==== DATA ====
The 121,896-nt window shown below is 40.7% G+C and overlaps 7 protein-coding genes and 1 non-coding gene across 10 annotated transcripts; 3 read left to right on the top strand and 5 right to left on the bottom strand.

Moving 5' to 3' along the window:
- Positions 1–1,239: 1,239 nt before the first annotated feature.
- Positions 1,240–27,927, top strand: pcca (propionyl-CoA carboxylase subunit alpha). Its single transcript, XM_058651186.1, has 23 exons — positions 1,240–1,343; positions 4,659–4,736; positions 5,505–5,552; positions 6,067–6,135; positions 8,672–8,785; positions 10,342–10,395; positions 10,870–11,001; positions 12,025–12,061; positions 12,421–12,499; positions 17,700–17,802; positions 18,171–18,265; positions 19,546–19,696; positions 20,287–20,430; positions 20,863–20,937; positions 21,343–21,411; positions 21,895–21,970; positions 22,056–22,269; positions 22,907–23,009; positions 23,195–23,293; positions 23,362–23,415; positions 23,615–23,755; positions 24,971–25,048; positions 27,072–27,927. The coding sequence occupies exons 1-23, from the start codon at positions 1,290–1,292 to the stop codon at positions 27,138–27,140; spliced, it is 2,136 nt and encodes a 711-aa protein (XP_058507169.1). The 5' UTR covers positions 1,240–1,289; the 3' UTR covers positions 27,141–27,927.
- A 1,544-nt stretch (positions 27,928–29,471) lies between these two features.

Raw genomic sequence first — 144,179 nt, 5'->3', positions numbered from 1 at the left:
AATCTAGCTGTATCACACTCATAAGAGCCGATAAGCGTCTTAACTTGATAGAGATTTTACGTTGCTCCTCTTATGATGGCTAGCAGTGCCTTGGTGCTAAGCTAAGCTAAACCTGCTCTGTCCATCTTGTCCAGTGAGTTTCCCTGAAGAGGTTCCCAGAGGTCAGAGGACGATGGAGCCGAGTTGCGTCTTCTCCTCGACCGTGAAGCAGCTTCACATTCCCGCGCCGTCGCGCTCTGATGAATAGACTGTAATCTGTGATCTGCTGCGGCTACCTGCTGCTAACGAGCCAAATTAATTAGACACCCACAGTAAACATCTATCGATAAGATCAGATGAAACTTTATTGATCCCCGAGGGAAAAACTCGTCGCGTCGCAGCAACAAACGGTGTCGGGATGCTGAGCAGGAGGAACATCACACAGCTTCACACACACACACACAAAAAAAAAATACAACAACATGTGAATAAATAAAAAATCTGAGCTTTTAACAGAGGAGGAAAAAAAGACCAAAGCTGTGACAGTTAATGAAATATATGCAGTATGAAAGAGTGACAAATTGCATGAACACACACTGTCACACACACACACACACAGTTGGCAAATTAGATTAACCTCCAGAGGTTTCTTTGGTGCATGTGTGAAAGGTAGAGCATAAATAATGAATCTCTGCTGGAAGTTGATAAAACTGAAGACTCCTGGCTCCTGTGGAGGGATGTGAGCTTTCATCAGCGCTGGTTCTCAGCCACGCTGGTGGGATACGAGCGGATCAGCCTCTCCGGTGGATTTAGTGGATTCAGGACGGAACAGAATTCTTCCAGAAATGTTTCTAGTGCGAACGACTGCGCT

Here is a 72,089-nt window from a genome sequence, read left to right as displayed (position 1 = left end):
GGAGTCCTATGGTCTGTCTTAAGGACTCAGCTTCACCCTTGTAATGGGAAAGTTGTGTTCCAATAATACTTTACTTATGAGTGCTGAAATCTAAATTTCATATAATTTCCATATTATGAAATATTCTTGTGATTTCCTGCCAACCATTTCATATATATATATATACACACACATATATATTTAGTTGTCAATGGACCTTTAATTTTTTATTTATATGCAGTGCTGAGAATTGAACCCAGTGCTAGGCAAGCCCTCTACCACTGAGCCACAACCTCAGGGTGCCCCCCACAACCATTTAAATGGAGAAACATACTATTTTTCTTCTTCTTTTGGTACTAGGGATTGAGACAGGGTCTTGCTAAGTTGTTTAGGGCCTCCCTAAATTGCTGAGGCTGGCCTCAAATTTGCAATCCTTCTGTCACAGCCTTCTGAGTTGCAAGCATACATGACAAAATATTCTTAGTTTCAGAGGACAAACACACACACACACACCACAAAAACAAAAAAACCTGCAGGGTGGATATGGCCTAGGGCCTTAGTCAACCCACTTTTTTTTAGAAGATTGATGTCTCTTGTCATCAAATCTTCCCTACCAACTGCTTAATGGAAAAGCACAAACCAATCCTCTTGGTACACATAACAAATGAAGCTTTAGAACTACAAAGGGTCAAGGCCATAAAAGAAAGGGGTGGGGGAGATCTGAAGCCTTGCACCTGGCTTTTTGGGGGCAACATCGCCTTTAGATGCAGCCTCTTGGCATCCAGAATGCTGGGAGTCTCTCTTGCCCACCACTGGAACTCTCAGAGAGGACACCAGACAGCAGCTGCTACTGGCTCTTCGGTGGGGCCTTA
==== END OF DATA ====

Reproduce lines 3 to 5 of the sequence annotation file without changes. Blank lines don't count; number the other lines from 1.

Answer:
- Positions 1–1,239: 1,239 nt before the first annotated feature.
- Positions 1,240–27,927, top strand: pcca (propionyl-CoA carboxylase subunit alpha). Its single transcript, XM_058651186.1, has 23 exons — positions 1,240–1,343; positions 4,659–4,736; positions 5,505–5,552; positions 6,067–6,135; positions 8,672–8,785; positions 10,342–10,395; positions 10,870–11,001; positions 12,025–12,061; positions 12,421–12,499; positions 17,700–17,802; positions 18,171–18,265; positions 19,546–19,696; positions 20,287–20,430; positions 20,863–20,937; positions 21,343–21,411; positions 21,895–21,970; positions 22,056–22,269; positions 22,907–23,009; positions 23,195–23,293; positions 23,362–23,415; positions 23,615–23,755; positions 24,971–25,048; positions 27,072–27,927. The coding sequence occupies exons 1-23, from the start codon at positions 1,290–1,292 to the stop codon at positions 27,138–27,140; spliced, it is 2,136 nt and encodes a 711-aa protein (XP_058507169.1). The 5' UTR covers positions 1,240–1,289; the 3' UTR covers positions 27,141–27,927.
- A 1,544-nt stretch (positions 27,928–29,471) lies between these two features.